As an organization committed to assisting people with disabilities we are often challenged by the way we talk about disabilities. Some of the people we help don't consider themselves disabled, they just have some impairments or difficulties related to a condition they have. Others feel it is important to "own" their disability and consider it a part of their identity. And finally there are those who are unsure of how to explain their situation, like those dealing with mental health issues. Is anxiety a disability? A disorder? An illness?

People working in the academic community surrounding disabilities have long used the term impairment to describe disabilities as it is deemed to be more positive. Philip Craven, the current President of the International Paralympic Committee, echoes these sentiments:

"Don't use terminology that gives a negative impression. If you need to talk about the blind, visually impaired, deaf or wheelchair users, no problem at all. What the blind person needs is completely different. What the deaf person needs is completely different. So get rid of that D word. I'd far sooner the word impairment was used." 

We wanted to ask our readers and followers their thoughts on this issue. Do you find the word disabled negative? Is it too narrowly focused to encapsulate the variety of impairments which exist? Does it depend on where and how you are talking about yourself? Sound off in the comments!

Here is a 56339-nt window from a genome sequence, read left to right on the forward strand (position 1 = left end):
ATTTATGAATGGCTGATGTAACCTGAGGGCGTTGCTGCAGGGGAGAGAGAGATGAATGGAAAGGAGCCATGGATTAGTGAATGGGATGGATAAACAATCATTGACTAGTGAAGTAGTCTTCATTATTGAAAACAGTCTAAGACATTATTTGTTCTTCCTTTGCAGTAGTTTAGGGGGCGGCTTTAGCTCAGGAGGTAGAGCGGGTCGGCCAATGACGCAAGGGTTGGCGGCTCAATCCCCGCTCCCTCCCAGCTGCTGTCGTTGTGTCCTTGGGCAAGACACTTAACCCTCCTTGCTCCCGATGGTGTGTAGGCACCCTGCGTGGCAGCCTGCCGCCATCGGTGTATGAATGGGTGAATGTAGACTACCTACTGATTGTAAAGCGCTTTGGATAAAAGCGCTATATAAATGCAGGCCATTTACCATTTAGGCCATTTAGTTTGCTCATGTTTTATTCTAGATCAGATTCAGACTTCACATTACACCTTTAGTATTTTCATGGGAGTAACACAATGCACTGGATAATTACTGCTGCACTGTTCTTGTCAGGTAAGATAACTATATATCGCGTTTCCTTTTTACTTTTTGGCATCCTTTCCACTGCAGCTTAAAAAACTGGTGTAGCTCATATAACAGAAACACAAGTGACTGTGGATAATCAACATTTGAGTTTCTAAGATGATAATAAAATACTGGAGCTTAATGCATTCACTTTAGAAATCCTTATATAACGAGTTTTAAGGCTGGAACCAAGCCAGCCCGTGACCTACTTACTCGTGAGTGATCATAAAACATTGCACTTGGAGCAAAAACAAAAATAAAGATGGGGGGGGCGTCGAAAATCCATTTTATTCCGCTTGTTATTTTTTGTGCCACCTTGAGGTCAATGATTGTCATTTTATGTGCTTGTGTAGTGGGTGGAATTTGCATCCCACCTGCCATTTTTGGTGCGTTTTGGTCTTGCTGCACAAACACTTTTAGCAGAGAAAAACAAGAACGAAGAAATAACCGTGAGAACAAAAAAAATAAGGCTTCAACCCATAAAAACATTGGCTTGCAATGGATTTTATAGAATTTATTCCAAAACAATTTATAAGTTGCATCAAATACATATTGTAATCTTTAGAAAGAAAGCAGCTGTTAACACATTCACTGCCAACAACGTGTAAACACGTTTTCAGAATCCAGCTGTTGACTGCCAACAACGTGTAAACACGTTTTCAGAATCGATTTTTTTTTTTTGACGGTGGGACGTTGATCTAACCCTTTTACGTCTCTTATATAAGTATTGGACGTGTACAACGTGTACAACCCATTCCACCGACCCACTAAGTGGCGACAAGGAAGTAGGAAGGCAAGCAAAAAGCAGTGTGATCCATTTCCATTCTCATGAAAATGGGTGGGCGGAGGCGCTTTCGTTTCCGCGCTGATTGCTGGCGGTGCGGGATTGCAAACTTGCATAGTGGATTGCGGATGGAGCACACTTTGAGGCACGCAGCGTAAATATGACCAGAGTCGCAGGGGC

Specialist People Foundation

Wednesday, July 11, 2012

We partner with a lot of great organizations and also love to share the amazing work that others are doing in assisting people with disabilities find employment. So it seems natural for us to highlight some of these organizations here in our blog. Today's focus: the Specialist People Foundation

The Specialist People Foundation is a not-for-profit foundation with the goal to create one million jobs globally for people with autism and similar challenges, such as ADHD, ADD, OCD and Tourette’s Syndrome. They hope to accomplish this goal by exporting an employment model used in Denmark, called Specialisterne, all around the world. Specialisterne, literally meaning "The Specialists", is an employment model which harnesses the unique skill set of people with autism into positions where they will have a competitive advantage.

People with autism often have skills that are very valuable on the labour market, such as an outstanding memory or a remarkable eye for detail. Also, they often have a structured way of working, can think out of the box, have a passion for detail and are capable of doing repetitive tasks with unceasing enthusiasm. The majority of employees in Specialisterne have found work as consultants in the corporate sector on tasks such as software management, testing, logistics and data entry. 

The Specialist People Foundation hopes to license this model around the world and have created a set of management tools, called the Dandelion Model, to enable both the private and public sector to assess, employ and manage people with autism. To learn more about The Specialist People Foundation and possible partnering opportunities visit their website at